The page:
Keeping one’s nerves, not contracting

TASS and the AUEW advocated raising car output from 1978’s target of 820,000 vehicles to 1.5 million per annum to compete with BL’s western European rivals. The unions also pressed for increased investment to facelift existing models and speed new models into production. To achieve this they demanded the investment be increased to match continental rivals. The booklet claimed (in 1978) between 1978 and 1981, BL had been allocated £850 million, while Volkswagen had spent £1350 million over the previous four years, and Renault planned to invest £2470 million in four years. If these figures are to be believed, then BL was being drip-fed investment and state ownership was merely a holding operation.

TASS and the AUEW came out against closing the Speke factory, arguing it could have been used for expanding car production. Canley could have then been used for increasing Land Rover production. The booklet went on about the need for better pay and conditions, and more employee involvement in the running of BL. However, by the mid-Eighties, there seemed to be a meeting of minds between the trade unions and business analysts, as BL proved too small to compete on a world stage.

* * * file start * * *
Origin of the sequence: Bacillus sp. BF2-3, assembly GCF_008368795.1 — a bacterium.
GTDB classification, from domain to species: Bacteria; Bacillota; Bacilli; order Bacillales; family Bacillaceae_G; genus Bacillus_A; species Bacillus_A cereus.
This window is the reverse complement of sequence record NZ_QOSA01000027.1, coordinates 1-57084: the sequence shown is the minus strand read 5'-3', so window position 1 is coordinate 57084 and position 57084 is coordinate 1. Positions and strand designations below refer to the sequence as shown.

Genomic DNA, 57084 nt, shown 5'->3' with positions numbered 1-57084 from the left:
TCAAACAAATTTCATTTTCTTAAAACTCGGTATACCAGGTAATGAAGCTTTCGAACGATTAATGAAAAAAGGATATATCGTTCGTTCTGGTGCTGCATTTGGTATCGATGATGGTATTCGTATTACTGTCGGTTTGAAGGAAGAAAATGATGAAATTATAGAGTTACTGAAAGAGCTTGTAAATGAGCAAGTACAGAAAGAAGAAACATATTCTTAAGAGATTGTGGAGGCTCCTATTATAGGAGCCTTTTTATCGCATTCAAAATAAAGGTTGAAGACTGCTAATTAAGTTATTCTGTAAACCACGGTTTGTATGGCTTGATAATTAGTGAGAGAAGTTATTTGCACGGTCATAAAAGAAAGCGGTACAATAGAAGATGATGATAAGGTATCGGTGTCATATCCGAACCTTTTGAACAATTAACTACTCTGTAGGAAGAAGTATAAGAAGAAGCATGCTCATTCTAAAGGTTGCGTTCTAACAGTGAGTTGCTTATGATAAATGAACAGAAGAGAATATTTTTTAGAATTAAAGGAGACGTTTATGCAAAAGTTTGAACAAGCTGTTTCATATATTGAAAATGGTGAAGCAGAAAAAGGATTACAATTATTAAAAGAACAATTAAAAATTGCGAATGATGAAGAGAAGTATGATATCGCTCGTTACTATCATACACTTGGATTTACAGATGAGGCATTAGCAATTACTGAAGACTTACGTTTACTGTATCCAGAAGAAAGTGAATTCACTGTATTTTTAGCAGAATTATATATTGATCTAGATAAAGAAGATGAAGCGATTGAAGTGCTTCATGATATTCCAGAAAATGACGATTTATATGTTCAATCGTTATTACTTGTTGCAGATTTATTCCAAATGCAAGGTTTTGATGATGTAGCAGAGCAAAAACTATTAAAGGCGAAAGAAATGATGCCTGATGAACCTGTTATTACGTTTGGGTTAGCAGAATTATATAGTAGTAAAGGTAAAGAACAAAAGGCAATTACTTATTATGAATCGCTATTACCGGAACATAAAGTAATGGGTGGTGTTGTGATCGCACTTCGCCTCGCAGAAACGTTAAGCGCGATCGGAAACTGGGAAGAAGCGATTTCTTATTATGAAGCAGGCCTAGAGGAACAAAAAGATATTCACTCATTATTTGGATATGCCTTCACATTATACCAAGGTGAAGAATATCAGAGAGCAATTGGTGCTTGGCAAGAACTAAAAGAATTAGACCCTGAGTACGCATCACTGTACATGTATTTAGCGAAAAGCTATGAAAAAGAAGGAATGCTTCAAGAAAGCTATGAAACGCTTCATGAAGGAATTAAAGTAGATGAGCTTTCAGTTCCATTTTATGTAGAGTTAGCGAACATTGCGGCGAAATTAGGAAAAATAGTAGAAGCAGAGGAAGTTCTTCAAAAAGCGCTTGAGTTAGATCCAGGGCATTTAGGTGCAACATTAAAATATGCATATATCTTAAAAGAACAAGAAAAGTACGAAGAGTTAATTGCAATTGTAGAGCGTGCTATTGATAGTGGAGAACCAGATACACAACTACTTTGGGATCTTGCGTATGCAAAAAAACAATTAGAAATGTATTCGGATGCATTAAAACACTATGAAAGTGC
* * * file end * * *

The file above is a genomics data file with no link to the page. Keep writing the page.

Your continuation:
So was Tony Benn wrong? It depends on your point of view. If you believe that industry should stand on its own feet, then he was mistaken. However, if you believe that the state should try and maintain high employment to prevent social disintegration, then maybe he has a point. Do you save an industry by closing factories or investing heavily in it?

Over to you…

Morris Ital development story

23 Comments

  1. A parallel: The 1955 Modernization Plan put billions of pounds into our railways. But because there were some job losses, the drivers and firemen staged a highly damaging strike. Seven years later, along came Doctor Beeching, and massive job losses took place. Thirty years later, the system had somehow survived massive neglect. Privatization had many flaws, but the sytem survived, and is now thriving.

    I fear that huge investment in BLMC would have led to even more strikes and careless assembly; which would inevitably lead to huge cutbacks and possibly even earlier bankruptcy.